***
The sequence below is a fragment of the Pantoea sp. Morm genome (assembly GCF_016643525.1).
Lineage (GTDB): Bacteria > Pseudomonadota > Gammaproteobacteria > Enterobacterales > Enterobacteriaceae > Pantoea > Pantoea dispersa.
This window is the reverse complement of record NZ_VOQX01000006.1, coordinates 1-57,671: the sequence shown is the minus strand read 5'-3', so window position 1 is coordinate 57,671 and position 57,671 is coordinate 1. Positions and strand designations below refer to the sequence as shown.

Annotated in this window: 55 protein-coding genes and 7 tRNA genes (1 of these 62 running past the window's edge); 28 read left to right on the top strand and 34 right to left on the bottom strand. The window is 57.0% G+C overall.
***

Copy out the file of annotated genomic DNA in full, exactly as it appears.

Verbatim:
The sequence below is a fragment of the Pantoea sp. Morm genome (assembly GCF_016643525.1).
Lineage (GTDB): Bacteria > Pseudomonadota > Gammaproteobacteria > Enterobacterales > Enterobacteriaceae > Pantoea > Pantoea dispersa.
This window is the reverse complement of record NZ_VOQX01000006.1, coordinates 1-57,671: the sequence shown is the minus strand read 5'-3', so window position 1 is coordinate 57,671 and position 57,671 is coordinate 1. Positions and strand designations below refer to the sequence as shown.

Annotated in this window: 55 protein-coding genes and 7 tRNA genes (1 of these 62 running past the window's edge); 28 read left to right on the top strand and 34 right to left on the bottom strand. The window is 57.0% G+C overall.